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Electric field patterns made visible with potassium permanganate

James Lincoln

Citation: The Physics Teacher 55, 74 (2017);


View online: https://doi.org/10.1119/1.4974114
View Table of Contents: http://aapt.scitation.org/toc/pte/55/2
Published by the American Association of Physics Teachers

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Electric field
patterns made
visible with
potassium
permanganate
James Lincoln, Southern California
Section AAPT, James@PhysicsVideos.com

A s a physics teacher I became frus-


trated that there was no way to actu-
ally see an electric field; therefore, I chal-
lenged myself to create a video1 on the 10
best methods by which to demonstrate
electric fields to students. Perhaps the
best of these was inspired by an old article
about using potassium permanganate Fig. 1. A typical dipole pattern. Purple potassium permanganate crystals trace out the
magnitude and direction of the electric field; 225 V of potential difference creates an
crystals to make the electric field vis-
2 electric field mapped on a damp coffee filter that rests on an insulating plate.
ible in water. In this article, the author,
Michael Bernstein, says that “admittedly
the patterns are not as well defined as
we would like.” I have solved Bernstein’s
problem by using coffee filters instead of
water, similar to how chromatography
is done. In my experience these patterns
are very dramatic and highly illustrative
of E-fields. Once you understand how to
produce these patterns there is no limit to
what you can create.
Safety warning! This demonstration
involves high voltages and salt water, and
KMnO4 is a toxic oxidizer. I advise not al-
lowing students to handle the equipment
and that no one handles the setup when
the power is on. It is helpful to project the
demo via a document camera or other
live video feed.
My technique is to start with a 0.5%
salt water solution by mass. Use this to
moisten (not wet) a coffee filter. Place
Fig. 2. The movement of the dissolving crystals traces out the electric field lines over five
the filter on an insulator such as plastic minutes. Under the filter is a circular plastic disc that insulates the metal plate from the
with white paper beneath for clarity. central electrode. Note that the paths grow toward the positive electrode.
Touch electrodes to the filter and con-
nect them to 200-250 V DC. You should get a few milliamps. that it is the negative MnO4 ions that are migrating, but I
Now, sprinkle the potassium permanganate crystals evenly make no such claim. I do however recognize that the crystals
on the filter. I have tried a salt shaker, but I prefer to put some do get caught up in the movement of dissolved negative ions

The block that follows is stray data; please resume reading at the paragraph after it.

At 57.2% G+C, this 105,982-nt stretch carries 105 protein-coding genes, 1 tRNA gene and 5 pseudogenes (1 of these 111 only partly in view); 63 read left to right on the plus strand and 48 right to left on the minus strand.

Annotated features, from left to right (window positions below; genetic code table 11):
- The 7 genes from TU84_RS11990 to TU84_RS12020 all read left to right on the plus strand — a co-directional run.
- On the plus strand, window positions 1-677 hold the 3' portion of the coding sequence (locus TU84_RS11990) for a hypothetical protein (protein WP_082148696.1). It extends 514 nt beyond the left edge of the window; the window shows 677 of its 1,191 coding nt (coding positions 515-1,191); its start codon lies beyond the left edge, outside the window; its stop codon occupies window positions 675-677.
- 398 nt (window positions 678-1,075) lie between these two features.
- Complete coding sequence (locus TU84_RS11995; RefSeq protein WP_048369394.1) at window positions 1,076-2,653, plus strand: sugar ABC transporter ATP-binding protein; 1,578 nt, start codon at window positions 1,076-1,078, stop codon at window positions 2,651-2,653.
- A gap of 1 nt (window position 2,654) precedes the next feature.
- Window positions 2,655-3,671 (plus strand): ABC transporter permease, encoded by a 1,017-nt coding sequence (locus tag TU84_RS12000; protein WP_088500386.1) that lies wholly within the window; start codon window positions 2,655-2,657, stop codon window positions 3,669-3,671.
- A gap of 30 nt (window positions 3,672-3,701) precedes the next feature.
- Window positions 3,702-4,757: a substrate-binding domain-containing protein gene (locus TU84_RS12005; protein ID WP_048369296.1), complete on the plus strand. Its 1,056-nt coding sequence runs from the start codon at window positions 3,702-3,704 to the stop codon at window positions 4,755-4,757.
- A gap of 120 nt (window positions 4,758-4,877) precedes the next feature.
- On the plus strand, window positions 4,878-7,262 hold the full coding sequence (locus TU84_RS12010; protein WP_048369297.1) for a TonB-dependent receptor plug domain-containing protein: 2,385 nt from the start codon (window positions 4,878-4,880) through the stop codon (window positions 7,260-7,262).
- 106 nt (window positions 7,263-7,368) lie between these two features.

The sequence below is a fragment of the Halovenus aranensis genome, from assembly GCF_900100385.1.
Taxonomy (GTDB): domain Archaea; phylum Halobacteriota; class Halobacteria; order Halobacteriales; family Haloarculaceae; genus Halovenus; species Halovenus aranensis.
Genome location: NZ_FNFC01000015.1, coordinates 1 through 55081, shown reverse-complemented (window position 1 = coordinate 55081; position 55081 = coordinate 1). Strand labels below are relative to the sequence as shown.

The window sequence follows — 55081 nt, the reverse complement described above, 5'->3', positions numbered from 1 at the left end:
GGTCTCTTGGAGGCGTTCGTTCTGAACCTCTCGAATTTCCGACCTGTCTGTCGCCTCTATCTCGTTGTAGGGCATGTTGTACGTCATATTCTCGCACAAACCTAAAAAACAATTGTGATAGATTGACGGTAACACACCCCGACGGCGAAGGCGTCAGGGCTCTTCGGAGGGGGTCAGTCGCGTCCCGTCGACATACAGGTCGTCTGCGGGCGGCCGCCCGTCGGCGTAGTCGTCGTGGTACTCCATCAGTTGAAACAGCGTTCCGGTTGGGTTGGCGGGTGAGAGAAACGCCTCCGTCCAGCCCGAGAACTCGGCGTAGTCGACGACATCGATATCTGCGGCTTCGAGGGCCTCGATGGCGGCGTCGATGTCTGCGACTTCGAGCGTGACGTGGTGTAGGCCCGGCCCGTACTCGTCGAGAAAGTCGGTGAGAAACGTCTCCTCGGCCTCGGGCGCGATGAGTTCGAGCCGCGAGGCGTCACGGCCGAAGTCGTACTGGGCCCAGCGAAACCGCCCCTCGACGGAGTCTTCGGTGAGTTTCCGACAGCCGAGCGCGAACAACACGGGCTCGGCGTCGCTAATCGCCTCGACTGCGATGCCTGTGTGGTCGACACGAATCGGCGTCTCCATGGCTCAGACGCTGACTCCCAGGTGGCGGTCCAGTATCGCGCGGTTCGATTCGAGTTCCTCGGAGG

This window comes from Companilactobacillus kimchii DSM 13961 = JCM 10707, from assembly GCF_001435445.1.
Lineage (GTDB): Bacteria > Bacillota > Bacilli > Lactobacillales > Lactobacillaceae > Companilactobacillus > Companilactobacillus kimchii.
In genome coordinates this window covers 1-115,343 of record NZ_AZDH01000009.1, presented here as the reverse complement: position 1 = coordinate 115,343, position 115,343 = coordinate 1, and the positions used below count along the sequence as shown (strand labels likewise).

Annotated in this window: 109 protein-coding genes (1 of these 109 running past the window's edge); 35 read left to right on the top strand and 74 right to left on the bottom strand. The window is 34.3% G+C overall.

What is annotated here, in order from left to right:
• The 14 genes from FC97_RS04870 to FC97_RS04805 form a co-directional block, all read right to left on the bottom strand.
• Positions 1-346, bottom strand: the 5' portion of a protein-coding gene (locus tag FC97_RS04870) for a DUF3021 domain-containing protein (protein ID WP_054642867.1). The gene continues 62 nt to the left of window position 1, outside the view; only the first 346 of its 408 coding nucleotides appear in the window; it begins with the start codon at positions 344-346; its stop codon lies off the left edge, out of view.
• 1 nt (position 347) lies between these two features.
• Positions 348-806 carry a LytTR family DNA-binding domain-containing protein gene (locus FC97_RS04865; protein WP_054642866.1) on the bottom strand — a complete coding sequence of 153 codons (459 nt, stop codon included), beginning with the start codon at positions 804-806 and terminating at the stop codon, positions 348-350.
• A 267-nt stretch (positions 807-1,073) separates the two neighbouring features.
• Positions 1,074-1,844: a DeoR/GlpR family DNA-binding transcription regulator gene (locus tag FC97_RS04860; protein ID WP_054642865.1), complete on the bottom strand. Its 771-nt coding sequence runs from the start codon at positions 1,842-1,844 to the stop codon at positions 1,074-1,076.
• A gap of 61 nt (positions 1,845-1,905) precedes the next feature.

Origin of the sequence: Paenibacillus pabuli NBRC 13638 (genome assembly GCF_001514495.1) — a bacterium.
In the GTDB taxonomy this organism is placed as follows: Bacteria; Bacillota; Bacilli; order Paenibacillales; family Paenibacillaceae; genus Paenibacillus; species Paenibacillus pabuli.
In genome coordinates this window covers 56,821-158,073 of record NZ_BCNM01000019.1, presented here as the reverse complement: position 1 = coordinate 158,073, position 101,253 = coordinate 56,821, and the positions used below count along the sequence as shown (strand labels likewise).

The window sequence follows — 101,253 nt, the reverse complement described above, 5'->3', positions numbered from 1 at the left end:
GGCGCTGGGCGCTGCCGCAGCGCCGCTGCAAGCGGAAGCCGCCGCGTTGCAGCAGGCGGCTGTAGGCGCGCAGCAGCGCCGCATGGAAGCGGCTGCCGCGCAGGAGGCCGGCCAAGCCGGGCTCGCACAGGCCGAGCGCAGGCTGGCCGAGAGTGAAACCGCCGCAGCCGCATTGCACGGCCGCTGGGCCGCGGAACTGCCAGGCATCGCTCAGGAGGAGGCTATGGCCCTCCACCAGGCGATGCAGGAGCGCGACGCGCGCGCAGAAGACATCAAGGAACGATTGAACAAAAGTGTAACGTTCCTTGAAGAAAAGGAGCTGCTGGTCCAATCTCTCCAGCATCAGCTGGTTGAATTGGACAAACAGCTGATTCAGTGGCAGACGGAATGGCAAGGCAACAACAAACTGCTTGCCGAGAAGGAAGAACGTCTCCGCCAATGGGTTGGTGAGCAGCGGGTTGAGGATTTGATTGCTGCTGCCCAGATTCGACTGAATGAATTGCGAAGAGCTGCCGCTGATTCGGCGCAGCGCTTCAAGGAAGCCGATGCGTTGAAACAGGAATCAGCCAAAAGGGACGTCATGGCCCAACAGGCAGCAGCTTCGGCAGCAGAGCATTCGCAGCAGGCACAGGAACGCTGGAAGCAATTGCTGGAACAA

crystals on a piece of paper and gently blow air across them (possibly it is the chlorine ions).
so they fall on the filter. The crystals will dissolve slowly and But why would ion migration do such a good job of “draw-
migrate toward the positive electrode. Note that this is the op- ing” an electric field? E-field lines do not normally show the
posite direction of the E-field. In his article, Bernstein claims direction of travel of objects; however, in a viscous medium

74 THE PHYSICS TEACHER ◆ Vol. 55, February 2017 DOI 10.1119/1.4974114


gems
stains appear where the field is strongest, where the ion mi-
gration is happening faster. Your school’s chemistry teacher
probably already has KMnO4 in the oxidizer section of his
or her cabinet. The most beautiful patterns come from using
fewer crystals, evenly spaced. The patterns will be preserved
in the filter because potassium permanganate stains every-
thing—clothes, hands, tables, the floor. Watch out!
The demonstration takes about five minutes. Many cell
phones now come with a time-lapse video feature. Record the
demo and play it back for dramatic effect.
To create the radial pattern, I lined a metal base with a
circular insulator. Also using linear electrodes, you can get a
capacitor field.
Fig. 3. The electric field lines are perpendicular to the surface of This demonstration would be highly appropriate to ac-
conductors. Notice that the best-illustrated parts of the figure are company the well-known carbon paper field mapping lab.
where the crystals landed sparsely and evenly spaced. Note also An application of ion migration is DNA electrophoresis. The
that the single crystal spot on the left of the rail shows a nearly
zero electric field.
charged, broken pieces of DNA migrate through gels at differ-
ent speeds based on their lengths. This creates unique patterns
the net force on a slow moving object is very nearly in the that can be used to identify the owner of that DNA.
same direction as its motion. Any non-perpetuated velocities
are quickly slowed by fluid friction. Thus the electric force References
field on an ion will cause it to move with a drift velocity either 1. “10 Ways to SEE the ELECTRIC FIELD - Part 2,”
parallel or anti-parallel to the field itself. https://www.youtube.com/watch?v=bOLd2KVK-Mo, and
“ELECTRIC FIELD Visualized with Crystals,”
Tips/Ideas: https://www.youtube.com/watch?v=63FnT0W-Hxc.
2. Michael Bernstein, “Apparatus for Teaching Physics: Making
By looking closely at the patterns, you will recognize that
an electric field visible with KMnO4 crystals,” Phys. Teach. 7,
the strength of the electric field is also mapped. The longer 301 (May 1969).

THE PHYSICS TEACHER ◆ Vol. 55, February 2017 75